• Did they have a fall-back plan for a fault making it into the live environment? No matter how good your test plan is, you always have to think “What’s the worst that could happen?” The wrong answer is “But it definitely won’t happen.” The #1 mistake of the Titanic was not the design flaws that allowed the ship to sink, but the foolish assumption that as the ship was unsinkable there was no need to provide enough lifeboats. Did RBS do a Titanic and assume their tested upgrade couldn’t possibly go wrong? I doubt they would have been stupid enough to have no plan at all, but this leads me on the other important question.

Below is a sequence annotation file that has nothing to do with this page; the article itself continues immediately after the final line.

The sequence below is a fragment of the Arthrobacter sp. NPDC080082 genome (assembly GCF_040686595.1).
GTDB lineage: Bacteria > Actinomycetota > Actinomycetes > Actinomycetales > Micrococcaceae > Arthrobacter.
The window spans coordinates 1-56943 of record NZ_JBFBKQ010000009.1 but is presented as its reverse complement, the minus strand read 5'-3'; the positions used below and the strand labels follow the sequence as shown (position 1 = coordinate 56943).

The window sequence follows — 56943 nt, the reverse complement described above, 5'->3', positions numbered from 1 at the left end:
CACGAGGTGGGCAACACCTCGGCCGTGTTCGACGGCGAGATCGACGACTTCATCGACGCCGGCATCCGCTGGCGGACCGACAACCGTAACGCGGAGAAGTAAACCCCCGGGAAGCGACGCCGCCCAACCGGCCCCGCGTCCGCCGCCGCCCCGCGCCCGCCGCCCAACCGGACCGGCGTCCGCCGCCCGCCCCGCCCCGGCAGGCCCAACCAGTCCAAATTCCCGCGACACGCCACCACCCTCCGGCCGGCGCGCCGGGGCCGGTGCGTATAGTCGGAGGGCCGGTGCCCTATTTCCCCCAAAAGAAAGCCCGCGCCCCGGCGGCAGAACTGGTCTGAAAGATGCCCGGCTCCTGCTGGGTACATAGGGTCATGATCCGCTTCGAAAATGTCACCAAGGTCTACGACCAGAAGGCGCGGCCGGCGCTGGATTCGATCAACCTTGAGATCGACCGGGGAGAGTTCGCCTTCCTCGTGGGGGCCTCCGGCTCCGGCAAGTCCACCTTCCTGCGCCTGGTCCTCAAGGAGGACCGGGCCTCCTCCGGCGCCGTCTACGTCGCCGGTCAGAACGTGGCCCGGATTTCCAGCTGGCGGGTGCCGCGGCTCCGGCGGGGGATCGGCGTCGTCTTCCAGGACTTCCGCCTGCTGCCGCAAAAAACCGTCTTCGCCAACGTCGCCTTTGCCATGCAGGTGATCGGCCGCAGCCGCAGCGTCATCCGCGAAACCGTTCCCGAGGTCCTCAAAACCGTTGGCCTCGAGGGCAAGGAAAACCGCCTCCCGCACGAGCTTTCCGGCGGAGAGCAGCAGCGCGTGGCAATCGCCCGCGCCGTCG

• If they had a contingency plan, was it credible? In far too many cases, contingency plans are made for reviewing, signing off and shelving but not actually implementing. When the sole purpose of a contingency plan is to allow you to say “Yes, we have a contingency plan,” … well, you can imagine the rest.
But all of these questions rely on an attitude of “What went wrong?” first, and “Who went wrong?” a long way second. Unfortunately, there are already signs of thelatter option being favoured. I’ve seen what happens when people blame each other for IT problems, and it’s not a pretty sight. Whatever story RBS offers, there are valuable lessons to be learned. I only hope someone’s interested in learning these lessons.